Jim Simons: The mathematician who cracked Wall Street
Jim Simons - Philanthropist, mathematician
After astonishing success as a mathematician, code breaker and billionaire hedge fund manager, Jim Simons is mastering yet another field: philanthropy. Full bio
of a mathematical phenom.
and MIT at a young age.
that's the National Security Agency --
where they hired mathematicians
and stuff like that.
at your own mathematics,
working on their stuff.
well, the Vietnam War was on,
was a big fan of the war
a magazine section cover story,
I thought it was stupid.
which they published,
who works for Maxwell Taylor,
agrees with his views.
from General Taylor's.
and some kid came around
from Newsweek magazine
and ask what I was doing about my views.
mostly mathematics now,
then I'll do mostly their stuff."
intelligent thing I'd done that day --
that I gave that interview.
"I've got to call Taylor."
because you went on to Stony Brook
mathematicians of the century.
I was a graduate student at Berkeley.
and he liked them.
which you can easily see up there.
a famous paper together.
explain it to somebody.
it had something to do with spheres,
but I'll say about that work --
but before we get to that --
that's now flourishing.
it happened to apply to physics,
at least I knew nothing about physics,
knew a heck of a lot.
after the paper came out,
started applying it to string theory
to what's called "condensed matter."
called Chern-Simons invariants
that it would be applied to physics.
you never know where it's going to go.
how evolution shapes human minds
with a mathematical theory,
that it's being applied
the actual physical world.
named [Eugene] Wigner,
effectiveness of mathematics.
which is rooted in the real world
measure, everyone would do that --
back to save the day.
and Einstein realized,
in which I can cast general relativity."
piece of ingenuity.
and it has a lattice around it --
originally observed by [Leonhard] Euler,
a very important field in mathematics:
12 edges, six faces.
vertices minus edges plus faces --
these are triangles covering --
plus faces still equals two.
any which way --
of polygons and triangles
plus faces -- you'll get two.
of a doughnut: 16 vertices
32 edges, 16 faces.
with squares or triangles
you're going to get zero.
the Euler characteristic.
a topological invariant.
you're always get the same answer.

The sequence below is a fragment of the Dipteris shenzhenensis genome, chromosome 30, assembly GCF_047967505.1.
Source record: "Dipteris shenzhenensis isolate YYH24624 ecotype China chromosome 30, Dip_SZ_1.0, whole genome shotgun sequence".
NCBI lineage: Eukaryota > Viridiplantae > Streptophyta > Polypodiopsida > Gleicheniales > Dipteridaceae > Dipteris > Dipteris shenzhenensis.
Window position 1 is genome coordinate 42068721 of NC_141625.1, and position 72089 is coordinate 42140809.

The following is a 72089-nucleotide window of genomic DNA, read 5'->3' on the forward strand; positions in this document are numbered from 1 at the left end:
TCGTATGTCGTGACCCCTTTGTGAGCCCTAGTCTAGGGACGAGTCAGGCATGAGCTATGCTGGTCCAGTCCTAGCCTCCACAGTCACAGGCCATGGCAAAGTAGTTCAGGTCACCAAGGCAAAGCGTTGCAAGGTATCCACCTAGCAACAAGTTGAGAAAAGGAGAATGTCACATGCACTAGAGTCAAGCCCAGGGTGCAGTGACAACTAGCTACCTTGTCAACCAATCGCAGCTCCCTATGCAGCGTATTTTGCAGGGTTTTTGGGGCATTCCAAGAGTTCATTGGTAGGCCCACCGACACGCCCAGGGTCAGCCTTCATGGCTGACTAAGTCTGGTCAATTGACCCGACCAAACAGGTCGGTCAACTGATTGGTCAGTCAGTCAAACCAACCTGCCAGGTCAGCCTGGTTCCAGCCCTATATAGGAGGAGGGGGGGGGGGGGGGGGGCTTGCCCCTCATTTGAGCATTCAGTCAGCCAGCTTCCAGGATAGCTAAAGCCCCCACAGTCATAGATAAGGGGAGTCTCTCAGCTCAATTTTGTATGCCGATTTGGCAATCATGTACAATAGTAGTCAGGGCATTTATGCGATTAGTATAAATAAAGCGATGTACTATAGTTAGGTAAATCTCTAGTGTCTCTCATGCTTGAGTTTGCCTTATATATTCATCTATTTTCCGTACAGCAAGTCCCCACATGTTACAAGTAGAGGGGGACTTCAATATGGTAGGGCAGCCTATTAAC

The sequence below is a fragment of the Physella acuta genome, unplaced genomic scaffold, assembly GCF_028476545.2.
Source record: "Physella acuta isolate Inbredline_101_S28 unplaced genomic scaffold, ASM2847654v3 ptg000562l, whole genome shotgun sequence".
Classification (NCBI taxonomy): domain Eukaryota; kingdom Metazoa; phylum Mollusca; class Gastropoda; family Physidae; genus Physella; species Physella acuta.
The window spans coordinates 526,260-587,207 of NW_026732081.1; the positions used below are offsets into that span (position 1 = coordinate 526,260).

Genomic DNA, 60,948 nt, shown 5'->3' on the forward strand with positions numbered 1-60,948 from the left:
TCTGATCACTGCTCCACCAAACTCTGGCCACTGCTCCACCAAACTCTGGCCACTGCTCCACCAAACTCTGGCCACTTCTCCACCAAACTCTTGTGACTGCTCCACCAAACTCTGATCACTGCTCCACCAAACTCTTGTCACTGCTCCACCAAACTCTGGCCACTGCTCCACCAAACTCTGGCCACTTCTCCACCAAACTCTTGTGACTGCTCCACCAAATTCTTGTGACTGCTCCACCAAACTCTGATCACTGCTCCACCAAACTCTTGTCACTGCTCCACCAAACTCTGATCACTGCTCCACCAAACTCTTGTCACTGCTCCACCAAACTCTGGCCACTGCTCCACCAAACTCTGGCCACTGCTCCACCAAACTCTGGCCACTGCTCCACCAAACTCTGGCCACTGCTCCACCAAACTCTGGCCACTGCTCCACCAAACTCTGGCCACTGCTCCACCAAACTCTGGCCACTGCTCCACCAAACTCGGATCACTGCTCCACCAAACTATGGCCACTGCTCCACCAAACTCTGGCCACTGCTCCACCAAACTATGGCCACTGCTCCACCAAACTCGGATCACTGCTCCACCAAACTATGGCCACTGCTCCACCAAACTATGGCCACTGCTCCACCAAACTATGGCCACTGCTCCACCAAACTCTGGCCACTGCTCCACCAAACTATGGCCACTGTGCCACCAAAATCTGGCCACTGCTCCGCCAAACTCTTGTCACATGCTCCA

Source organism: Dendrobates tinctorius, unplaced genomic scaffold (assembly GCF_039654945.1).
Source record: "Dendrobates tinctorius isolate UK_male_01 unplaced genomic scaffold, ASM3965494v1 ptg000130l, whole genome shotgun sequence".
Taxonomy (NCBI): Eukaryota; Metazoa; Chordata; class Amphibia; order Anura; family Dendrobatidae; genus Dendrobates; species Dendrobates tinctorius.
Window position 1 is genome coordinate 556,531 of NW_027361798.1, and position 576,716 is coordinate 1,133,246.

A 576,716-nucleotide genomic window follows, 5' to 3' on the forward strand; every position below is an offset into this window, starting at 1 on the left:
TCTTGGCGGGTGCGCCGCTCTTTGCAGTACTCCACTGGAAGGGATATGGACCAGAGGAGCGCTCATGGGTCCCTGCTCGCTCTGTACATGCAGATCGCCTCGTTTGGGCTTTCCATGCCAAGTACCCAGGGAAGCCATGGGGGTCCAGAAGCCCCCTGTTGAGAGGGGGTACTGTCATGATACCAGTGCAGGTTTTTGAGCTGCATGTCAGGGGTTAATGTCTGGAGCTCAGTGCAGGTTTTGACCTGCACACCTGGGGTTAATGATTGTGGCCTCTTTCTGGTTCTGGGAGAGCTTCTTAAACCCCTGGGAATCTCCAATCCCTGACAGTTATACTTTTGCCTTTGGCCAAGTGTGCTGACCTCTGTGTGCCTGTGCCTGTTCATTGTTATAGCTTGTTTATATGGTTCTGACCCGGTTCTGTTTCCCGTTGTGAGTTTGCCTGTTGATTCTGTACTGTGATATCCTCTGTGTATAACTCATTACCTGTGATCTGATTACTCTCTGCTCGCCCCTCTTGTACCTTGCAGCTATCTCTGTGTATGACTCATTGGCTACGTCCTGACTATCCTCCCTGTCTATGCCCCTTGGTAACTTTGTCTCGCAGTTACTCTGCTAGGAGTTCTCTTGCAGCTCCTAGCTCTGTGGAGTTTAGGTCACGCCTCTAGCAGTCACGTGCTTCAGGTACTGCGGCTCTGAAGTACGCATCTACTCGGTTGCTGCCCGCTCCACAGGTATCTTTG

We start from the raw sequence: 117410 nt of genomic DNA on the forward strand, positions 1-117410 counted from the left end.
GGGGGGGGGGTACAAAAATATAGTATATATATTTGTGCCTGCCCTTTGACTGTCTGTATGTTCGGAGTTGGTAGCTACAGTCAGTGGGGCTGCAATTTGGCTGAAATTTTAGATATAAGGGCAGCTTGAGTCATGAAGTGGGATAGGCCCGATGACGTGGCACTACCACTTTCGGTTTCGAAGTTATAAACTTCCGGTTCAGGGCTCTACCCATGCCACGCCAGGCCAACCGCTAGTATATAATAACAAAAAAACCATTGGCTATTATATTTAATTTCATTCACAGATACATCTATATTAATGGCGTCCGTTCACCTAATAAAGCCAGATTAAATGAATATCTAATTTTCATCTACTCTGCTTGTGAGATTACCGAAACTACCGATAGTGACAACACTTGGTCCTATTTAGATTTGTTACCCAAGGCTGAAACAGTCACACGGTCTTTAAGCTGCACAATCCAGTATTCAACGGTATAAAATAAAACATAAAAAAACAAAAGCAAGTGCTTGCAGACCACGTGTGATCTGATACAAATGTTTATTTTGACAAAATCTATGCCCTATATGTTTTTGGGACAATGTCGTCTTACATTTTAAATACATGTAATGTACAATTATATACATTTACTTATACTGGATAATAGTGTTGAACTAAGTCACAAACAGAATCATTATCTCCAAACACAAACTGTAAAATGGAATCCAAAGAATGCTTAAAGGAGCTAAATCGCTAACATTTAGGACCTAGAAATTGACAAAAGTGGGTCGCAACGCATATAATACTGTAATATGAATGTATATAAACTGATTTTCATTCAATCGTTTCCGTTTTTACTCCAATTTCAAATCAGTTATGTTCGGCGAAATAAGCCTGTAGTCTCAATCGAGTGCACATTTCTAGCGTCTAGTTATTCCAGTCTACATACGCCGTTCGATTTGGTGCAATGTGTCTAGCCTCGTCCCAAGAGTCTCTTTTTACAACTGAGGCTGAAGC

from the mid-1700s,
took an idea like this and moved it
and found new invariances?
actually, there were Chern classes.
of these types of invariants.
and we uncovered some new things.
while he was writing --
perhaps be these invariants.
a flavor of that amazing mind in there.
and having been a code-cracker at the NSA,
in the financial industry.
efficient market theory.
astonishing returns over two decades.
wasn't just the size of the returns,
with surprisingly low volatility and risk,
a wonderful group of people.
gotten a little tired of mathematics.
I had a little money.
with pure luck.
after a while I realized:
and we started making some models --
at IDA [Institute for Defense Analyses].
you test it out on a computer.
of some commodity.
"That's just a random, up-and-down walk --
over that whole period of time."
looking at that,
kind of a graph from the old days,
had a tendency to trend.
you see here, but trending in periods.
I'm going to predict today,
and I'd make some money.
such a system would work --
money, you'd make money.
during that period.
a bunch of lengths of trends in time
was predictive of what happened next.
and see what worked best.
have been great in the '60s,
by finding other approaches --
a tremendous amount of data --
in the early days.
and copied interest rate histories
because it didn't exist on computers.
people to do fundamental trading.
some didn't make money.
in that department.
got better and better,
something remarkable at Renaissance,
this group of people,
who could be lured away by money.
exciting mathematics and science.
because of the money.
came because of the money.
because it would be fun.
play in all this?